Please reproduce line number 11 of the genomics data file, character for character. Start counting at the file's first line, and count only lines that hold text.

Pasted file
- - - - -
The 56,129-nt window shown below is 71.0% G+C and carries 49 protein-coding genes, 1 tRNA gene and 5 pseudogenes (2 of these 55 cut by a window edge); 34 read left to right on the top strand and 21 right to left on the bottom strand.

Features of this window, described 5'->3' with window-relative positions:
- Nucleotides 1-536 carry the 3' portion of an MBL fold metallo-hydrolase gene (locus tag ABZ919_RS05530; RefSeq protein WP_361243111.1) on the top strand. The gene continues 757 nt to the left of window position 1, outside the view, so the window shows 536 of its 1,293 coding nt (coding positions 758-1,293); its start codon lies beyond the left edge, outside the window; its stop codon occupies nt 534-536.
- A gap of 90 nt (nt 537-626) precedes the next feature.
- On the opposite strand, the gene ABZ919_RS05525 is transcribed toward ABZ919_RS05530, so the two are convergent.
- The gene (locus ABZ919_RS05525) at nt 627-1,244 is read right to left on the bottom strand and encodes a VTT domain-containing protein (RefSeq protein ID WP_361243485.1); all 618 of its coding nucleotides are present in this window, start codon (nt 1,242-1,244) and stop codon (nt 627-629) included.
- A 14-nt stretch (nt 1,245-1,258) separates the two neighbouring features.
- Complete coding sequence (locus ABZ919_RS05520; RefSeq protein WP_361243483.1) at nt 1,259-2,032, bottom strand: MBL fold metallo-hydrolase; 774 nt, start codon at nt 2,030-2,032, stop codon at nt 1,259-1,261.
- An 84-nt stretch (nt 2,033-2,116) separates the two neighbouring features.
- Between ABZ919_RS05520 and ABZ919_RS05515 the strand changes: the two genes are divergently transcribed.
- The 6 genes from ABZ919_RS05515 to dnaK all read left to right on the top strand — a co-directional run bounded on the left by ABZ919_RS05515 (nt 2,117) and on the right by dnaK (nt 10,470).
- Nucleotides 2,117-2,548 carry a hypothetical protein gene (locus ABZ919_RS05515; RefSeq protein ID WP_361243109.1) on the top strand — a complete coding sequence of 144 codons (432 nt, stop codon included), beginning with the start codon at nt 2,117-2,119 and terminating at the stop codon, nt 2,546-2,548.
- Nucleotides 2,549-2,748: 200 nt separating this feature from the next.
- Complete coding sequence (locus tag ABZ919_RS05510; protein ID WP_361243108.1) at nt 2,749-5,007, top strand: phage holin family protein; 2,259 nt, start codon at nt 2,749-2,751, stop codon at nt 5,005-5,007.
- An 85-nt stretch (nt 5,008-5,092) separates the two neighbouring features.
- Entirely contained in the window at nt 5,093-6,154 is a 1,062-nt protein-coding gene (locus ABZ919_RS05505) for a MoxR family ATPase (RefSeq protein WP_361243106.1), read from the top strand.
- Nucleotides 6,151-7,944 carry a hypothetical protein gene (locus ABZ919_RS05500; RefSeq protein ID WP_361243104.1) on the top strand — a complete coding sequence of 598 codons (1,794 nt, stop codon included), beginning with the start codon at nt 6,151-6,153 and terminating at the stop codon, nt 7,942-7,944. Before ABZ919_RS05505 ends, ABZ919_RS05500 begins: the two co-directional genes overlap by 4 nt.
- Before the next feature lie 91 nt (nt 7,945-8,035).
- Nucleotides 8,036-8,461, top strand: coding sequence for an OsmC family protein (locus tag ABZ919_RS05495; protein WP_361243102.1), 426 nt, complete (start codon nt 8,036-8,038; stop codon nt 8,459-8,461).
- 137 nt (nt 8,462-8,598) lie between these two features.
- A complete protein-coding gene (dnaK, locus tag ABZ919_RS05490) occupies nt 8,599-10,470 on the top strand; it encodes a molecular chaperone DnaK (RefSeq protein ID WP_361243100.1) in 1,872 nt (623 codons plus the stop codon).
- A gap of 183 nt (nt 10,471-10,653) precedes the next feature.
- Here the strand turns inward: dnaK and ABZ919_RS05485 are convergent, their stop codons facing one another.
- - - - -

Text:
- The 6 genes from ABZ919_RS05515 to dnaK all read left to right on the top strand — a co-directional run bounded on the left by ABZ919_RS05515 (nt 2,117) and on the right by dnaK (nt 10,470).